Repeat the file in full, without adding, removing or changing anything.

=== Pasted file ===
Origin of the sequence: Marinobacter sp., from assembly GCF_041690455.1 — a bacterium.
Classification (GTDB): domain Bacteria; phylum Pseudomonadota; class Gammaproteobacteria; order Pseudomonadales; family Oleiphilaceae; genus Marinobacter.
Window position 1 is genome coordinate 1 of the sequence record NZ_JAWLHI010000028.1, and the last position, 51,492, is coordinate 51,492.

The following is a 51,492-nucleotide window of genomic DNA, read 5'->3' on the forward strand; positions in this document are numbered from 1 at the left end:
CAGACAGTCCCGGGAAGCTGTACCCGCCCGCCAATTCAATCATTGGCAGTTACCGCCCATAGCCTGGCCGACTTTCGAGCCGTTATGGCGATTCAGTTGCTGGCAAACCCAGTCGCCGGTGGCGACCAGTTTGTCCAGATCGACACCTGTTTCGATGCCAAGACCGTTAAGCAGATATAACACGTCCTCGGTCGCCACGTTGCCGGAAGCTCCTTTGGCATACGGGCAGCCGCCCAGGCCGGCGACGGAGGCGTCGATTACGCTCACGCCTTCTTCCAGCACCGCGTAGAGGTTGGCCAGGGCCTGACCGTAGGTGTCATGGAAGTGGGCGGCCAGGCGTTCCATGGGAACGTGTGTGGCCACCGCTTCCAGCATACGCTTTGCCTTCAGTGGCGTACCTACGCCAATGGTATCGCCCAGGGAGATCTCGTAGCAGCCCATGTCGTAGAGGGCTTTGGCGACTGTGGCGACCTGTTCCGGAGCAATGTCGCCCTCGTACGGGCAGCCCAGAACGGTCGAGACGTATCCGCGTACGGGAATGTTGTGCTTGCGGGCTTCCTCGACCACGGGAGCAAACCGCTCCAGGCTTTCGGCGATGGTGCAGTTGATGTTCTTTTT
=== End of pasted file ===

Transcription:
Origin of the sequence: Marinobacter sp., from assembly GCF_041690455.1 — a bacterium.
Classification (GTDB): domain Bacteria; phylum Pseudomonadota; class Gammaproteobacteria; order Pseudomonadales; family Oleiphilaceae; genus Marinobacter.
Window position 1 is genome coordinate 1 of the sequence record NZ_JAWLHI010000028.1, and the last position, 51,492, is coordinate 51,492.

The following is a 51,492-nucleotide window of genomic DNA, read 5'->3' on the forward strand; positions in this document are numbered from 1 at the left end:
CAGACAGTCCCGGGAAGCTGTACCCGCCCGCCAATTCAATCATTGGCAGTTACCGCCCATAGCCTGGCCGACTTTCGAGCCGTTATGGCGATTCAGTTGCTGGCAAACCCAGTCGCCGGTGGCGACCAGTTTGTCCAGATCGACACCTGTTTCGATGCCAAGACCGTTAAGCAGATATAACACGTCCTCGGTCGCCACGTTGCCGGAAGCTCCTTTGGCATACGGGCAGCCGCCCAGGCCGGCGACGGAGGCGTCGATTACGCTCACGCCTTCTTCCAGCACCGCGTAGAGGTTGGCCAGGGCCTGACCGTAGGTGTCATGGAAGTGGGCGGCCAGGCGTTCCATGGGAACGTGTGTGGCCACCGCTTCCAGCATACGCTTTGCCTTCAGTGGCGTACCTACGCCAATGGTATCGCCCAGGGAGATCTCGTAGCAGCCCATGTCGTAGAGGGCTTTGGCGACTGTGGCGACCTGTTCCGGAGCAATGTCGCCCTCGTACGGGCAGCCCAGAACGGTCGAGACGTATCCGCGTACGGGAATGTTGTGCTTGCGGGCTTCCTCGACCACGGGAGCAAACCGCTCCAGGCTTTCGGCGATGGTGCAGTTGATGTTCTTTTT